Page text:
RANGOON — Burmese refugees living in the camps along the Burma-Thailand border need to be repatriated if they want to be included in the national census, a senior official from the Ministry of Immigration and Population (MIP) told The Irrawaddy.
The MIP will make a list of children who were born in refugee camps as part of the next national census, Dr Khaing Khaing Soe, the personal assistant to the MIP minister, but the census will only include people who are resident in Burma.
“The census will only include people in Burma,” Khaing Khaing Soe said. “We won’t include those who are in other country’s territory in the list. We will, however, ask respective families whether they have anyone working abroad.”
She added that even though the MIP will not pay attention to those who have gone beyond the country’s borders, it will make a list of internally displaced persons (IDPs) inside Burma.
“Her statement is worrisome,” commented Saw El Kleh, the secretary of Mae La refugee camp in Thailand’s Tak Province.
“Children born in this camp are stateless so, in the future, who will provide them with education, health and social services that a citizen should receive?” he questioned, adding that there have been 70 to 80 newly born babies every month in Mae La, the biggest and most populated camp along the border.
According to The Border Consortium (TBC), there are currently seven Karen and two Karenni refugee camps in Mae Hong Son, Tak and Kanchanaburi provinces in Thailand. A total of 128,783 people are taking shelter in the camps, it said in a statement issued in December last year.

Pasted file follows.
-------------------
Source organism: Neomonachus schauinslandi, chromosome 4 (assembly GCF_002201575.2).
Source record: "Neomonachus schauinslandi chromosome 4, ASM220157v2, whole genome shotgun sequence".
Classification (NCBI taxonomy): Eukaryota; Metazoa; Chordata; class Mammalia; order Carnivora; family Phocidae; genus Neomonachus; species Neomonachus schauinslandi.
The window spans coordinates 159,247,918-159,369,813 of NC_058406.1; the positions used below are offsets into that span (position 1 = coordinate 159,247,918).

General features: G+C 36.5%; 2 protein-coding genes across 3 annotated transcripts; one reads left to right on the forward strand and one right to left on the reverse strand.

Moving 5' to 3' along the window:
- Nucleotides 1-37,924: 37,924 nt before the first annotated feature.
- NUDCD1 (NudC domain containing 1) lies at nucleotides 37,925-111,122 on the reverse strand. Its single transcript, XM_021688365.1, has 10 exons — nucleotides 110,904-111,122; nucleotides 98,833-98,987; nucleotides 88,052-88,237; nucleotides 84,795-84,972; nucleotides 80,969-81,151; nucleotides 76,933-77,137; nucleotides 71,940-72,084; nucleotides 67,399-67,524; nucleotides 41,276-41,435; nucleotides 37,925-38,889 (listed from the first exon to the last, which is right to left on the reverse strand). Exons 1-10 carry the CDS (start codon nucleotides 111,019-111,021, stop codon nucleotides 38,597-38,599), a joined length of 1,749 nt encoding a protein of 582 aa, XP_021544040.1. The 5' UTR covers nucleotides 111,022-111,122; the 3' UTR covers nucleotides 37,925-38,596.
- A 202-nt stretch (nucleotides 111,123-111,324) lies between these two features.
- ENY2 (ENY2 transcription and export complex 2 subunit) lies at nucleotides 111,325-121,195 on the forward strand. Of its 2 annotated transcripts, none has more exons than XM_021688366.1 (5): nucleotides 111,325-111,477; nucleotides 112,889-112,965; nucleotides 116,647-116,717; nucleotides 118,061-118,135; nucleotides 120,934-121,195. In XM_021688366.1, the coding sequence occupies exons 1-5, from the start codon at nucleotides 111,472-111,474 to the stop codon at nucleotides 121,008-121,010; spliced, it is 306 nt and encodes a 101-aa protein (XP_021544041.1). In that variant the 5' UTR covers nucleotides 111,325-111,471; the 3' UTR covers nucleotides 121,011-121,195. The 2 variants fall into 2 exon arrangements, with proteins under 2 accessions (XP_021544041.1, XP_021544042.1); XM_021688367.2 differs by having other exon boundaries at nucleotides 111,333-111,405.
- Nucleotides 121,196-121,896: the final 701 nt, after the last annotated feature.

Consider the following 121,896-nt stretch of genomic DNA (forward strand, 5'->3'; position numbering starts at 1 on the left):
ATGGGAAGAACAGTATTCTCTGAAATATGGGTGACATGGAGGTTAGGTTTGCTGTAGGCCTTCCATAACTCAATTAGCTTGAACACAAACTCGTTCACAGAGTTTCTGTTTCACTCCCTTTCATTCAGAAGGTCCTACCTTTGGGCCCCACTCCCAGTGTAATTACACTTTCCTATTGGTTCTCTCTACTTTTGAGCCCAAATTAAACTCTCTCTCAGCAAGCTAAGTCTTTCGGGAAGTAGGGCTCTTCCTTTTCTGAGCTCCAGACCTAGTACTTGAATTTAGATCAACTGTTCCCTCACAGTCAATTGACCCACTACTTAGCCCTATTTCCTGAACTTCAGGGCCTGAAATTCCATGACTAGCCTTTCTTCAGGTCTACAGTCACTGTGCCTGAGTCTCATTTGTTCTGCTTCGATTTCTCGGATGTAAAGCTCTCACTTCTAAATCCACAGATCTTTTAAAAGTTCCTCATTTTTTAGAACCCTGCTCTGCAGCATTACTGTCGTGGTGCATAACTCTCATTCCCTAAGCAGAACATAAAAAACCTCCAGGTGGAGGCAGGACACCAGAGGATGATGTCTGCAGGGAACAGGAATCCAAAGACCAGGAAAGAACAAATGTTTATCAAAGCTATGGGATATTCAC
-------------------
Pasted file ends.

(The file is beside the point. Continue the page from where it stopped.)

Apart from those refugee camps, the TBC said, there are seven IDP camps in Burma’s forests, which host another 17,079 people.
The TBC, which was formerly known as the Thai Burma Border Consortium (TBBC), has been providing Burmese refugees, who started fleeing to border areas in the 1980s, with basic food supplies, such as rice, beans, fish-paste and salt.
“We are wondering what President Thein Sein’s Government is thinking about its citizens currently living in refugee camps,” said Dr George, the vice-chairman of Karen Refugee Committee (KRC).
Aid organizations working for Burmese refugees have said that there are many difficulties for refugees to go back to their homes.
“The main concerns include landmines and ceasefire issues,” said an official from a Thai border-based relief agency, who asked to remain anonymous. “They are yet confident with the ceasefire situation, so they are worried about fresh clashes between the government and armed ethnic groups.
“Another critical issue for them is how they are going to survive when they get back to their place of origin. They still can’t return until the overall situation becomes stable,” he said.
The national census project, which would be the first since 1983, will be carried out in 2014.
The United Nations estimated Burma’s population in 2010-2011 as 53.4 million while the MIP said there were 59.8 million people living in the country.